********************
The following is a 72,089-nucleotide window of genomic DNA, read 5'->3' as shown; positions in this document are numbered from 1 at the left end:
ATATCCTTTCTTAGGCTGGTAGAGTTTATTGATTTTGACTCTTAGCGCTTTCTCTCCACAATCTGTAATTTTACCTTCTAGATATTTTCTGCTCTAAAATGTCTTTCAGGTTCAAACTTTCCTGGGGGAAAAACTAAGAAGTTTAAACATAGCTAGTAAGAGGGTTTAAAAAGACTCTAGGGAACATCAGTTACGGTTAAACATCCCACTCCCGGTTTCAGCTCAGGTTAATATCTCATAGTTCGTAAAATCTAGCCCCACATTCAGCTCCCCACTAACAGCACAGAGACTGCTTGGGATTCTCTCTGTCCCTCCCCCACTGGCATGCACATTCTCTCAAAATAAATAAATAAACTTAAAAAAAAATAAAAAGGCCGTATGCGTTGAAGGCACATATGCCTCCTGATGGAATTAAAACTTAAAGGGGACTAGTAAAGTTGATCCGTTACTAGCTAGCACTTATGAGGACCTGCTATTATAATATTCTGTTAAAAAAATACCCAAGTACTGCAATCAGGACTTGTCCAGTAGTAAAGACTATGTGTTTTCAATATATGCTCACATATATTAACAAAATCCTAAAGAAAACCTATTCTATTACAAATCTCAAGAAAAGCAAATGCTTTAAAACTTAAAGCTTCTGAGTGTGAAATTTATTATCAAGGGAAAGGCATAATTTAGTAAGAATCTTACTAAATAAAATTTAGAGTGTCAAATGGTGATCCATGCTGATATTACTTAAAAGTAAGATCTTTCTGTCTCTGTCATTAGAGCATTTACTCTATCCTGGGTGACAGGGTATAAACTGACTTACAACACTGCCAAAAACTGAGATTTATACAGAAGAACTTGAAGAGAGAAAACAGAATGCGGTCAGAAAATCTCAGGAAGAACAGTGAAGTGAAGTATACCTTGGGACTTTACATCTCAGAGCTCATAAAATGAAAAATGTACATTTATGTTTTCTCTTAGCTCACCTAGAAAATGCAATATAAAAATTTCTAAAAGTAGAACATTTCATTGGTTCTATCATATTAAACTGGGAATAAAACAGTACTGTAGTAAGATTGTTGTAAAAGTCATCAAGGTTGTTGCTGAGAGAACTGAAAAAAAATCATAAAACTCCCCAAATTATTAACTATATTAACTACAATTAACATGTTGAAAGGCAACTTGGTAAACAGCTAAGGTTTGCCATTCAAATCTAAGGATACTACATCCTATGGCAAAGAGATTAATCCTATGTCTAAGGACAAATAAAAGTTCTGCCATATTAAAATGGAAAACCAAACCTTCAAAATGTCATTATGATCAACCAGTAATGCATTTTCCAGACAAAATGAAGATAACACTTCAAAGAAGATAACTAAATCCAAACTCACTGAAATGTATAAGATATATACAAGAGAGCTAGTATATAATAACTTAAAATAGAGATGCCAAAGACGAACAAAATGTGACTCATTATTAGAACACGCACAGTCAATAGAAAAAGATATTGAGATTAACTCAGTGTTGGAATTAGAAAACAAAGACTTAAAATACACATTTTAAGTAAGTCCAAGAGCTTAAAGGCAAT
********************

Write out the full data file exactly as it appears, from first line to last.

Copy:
The following is a 72,089-nucleotide window of genomic DNA, read 5'->3' as shown; positions in this document are numbered from 1 at the left end:
ATATCCTTTCTTAGGCTGGTAGAGTTTATTGATTTTGACTCTTAGCGCTTTCTCTCCACAATCTGTAATTTTACCTTCTAGATATTTTCTGCTCTAAAATGTCTTTCAGGTTCAAACTTTCCTGGGGGAAAAACTAAGAAGTTTAAACATAGCTAGTAAGAGGGTTTAAAAAGACTCTAGGGAACATCAGTTACGGTTAAACATCCCACTCCCGGTTTCAGCTCAGGTTAATATCTCATAGTTCGTAAAATCTAGCCCCACATTCAGCTCCCCACTAACAGCACAGAGACTGCTTGGGATTCTCTCTGTCCCTCCCCCACTGGCATGCACATTCTCTCAAAATAAATAAATAAACTTAAAAAAAAATAAAAAGGCCGTATGCGTTGAAGGCACATATGCCTCCTGATGGAATTAAAACTTAAAGGGGACTAGTAAAGTTGATCCGTTACTAGCTAGCACTTATGAGGACCTGCTATTATAATATTCTGTTAAAAAAATACCCAAGTACTGCAATCAGGACTTGTCCAGTAGTAAAGACTATGTGTTTTCAATATATGCTCACATATATTAACAAAATCCTAAAGAAAACCTATTCTATTACAAATCTCAAGAAAAGCAAATGCTTTAAAACTTAAAGCTTCTGAGTGTGAAATTTATTATCAAGGGAAAGGCATAATTTAGTAAGAATCTTACTAAATAAAATTTAGAGTGTCAAATGGTGATCCATGCTGATATTACTTAAAAGTAAGATCTTTCTGTCTCTGTCATTAGAGCATTTACTCTATCCTGGGTGACAGGGTATAAACTGACTTACAACACTGCCAAAAACTGAGATTTATACAGAAGAACTTGAAGAGAGAAAACAGAATGCGGTCAGAAAATCTCAGGAAGAACAGTGAAGTGAAGTATACCTTGGGACTTTACATCTCAGAGCTCATAAAATGAAAAATGTACATTTATGTTTTCTCTTAGCTCACCTAGAAAATGCAATATAAAAATTTCTAAAAGTAGAACATTTCATTGGTTCTATCATATTAAACTGGGAATAAAACAGTACTGTAGTAAGATTGTTGTAAAAGTCATCAAGGTTGTTGCTGAGAGAACTGAAAAAAAATCATAAAACTCCCCAAATTATTAACTATATTAACTACAATTAACATGTTGAAAGGCAACTTGGTAAACAGCTAAGGTTTGCCATTCAAATCTAAGGATACTACATCCTATGGCAAAGAGATTAATCCTATGTCTAAGGACAAATAAAAGTTCTGCCATATTAAAATGGAAAACCAAACCTTCAAAATGTCATTATGATCAACCAGTAATGCATTTTCCAGACAAAATGAAGATAACACTTCAAAGAAGATAACTAAATCCAAACTCACTGAAATGTATAAGATATATACAAGAGAGCTAGTATATAATAACTTAAAATAGAGATGCCAAAGACGAACAAAATGTGACTCATTATTAGAACACGCACAGTCAATAGAAAAAGATATTGAGATTAACTCAGTGTTGGAATTAGAAAACAAAGACTTAAAATACACATTTTAAGTAAGTCCAAGAGCTTAAAGGCAAT